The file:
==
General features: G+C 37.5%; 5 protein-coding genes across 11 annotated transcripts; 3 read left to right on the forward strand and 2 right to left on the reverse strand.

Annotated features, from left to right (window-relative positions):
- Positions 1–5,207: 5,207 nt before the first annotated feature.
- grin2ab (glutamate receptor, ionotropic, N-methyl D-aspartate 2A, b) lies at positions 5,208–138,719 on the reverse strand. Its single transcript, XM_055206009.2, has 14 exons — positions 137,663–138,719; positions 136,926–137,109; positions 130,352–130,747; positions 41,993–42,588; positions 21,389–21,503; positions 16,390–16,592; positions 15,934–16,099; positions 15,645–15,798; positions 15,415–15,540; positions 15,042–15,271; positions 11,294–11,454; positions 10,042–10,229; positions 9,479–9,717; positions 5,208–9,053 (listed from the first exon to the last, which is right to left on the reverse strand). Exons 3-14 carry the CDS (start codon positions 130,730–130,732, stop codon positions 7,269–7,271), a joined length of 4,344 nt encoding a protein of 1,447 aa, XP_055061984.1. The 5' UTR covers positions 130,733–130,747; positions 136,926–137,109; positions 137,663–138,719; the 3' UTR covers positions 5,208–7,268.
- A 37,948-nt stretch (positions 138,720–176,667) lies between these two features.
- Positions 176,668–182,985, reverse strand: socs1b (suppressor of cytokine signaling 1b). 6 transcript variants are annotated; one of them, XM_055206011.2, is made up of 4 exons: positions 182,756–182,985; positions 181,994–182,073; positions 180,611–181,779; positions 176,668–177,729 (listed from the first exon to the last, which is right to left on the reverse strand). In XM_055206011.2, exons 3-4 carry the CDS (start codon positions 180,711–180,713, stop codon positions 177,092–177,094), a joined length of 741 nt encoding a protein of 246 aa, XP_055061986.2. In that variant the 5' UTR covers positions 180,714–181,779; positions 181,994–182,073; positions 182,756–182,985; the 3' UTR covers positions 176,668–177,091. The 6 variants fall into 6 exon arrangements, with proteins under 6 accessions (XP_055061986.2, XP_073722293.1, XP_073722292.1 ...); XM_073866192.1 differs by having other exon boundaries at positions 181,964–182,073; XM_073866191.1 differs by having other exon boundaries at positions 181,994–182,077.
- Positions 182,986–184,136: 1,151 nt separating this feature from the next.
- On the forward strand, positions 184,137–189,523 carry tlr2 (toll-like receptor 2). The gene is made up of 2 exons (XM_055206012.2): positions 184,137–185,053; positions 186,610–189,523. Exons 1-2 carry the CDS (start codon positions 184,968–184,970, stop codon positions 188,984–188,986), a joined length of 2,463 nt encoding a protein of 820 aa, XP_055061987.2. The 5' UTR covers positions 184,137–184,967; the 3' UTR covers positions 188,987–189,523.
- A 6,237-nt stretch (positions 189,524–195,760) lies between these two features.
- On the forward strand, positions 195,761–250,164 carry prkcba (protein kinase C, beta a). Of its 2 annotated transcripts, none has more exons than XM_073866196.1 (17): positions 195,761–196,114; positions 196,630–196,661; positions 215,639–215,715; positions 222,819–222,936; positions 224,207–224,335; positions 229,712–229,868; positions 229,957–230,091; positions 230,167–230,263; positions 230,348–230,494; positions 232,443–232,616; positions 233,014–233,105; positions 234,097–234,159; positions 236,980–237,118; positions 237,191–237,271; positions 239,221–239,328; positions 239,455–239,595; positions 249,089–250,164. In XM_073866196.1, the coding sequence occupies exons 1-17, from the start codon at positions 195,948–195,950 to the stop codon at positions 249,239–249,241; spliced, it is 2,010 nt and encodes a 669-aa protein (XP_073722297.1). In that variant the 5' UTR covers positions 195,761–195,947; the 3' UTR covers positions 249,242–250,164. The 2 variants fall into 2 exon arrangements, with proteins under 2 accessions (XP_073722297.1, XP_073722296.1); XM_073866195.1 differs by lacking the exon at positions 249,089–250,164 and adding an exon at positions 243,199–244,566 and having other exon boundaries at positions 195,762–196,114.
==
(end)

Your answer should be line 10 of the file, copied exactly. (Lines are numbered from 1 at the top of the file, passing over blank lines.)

- On the forward strand, positions 195,761–250,164 carry prkcba (protein kinase C, beta a). Of its 2 annotated transcripts, none has more exons than XM_073866196.1 (17): positions 195,761–196,114; positions 196,630–196,661; positions 215,639–215,715; positions 222,819–222,936; positions 224,207–224,335; positions 229,712–229,868; positions 229,957–230,091; positions 230,167–230,263; positions 230,348–230,494; positions 232,443–232,616; positions 233,014–233,105; positions 234,097–234,159; positions 236,980–237,118; positions 237,191–237,271; positions 239,221–239,328; positions 239,455–239,595; positions 249,089–250,164. In XM_073866196.1, the coding sequence occupies exons 1-17, from the start codon at positions 195,948–195,950 to the stop codon at positions 249,239–249,241; spliced, it is 2,010 nt and encodes a 669-aa protein (XP_073722297.1). In that variant the 5' UTR covers positions 195,761–195,947; the 3' UTR covers positions 249,242–250,164. The 2 variants fall into 2 exon arrangements, with proteins under 2 accessions (XP_073722297.1, XP_073722296.1); XM_073866195.1 differs by lacking the exon at positions 249,089–250,164 and adding an exon at positions 243,199–244,566 and having other exon boundaries at positions 195,762–196,114.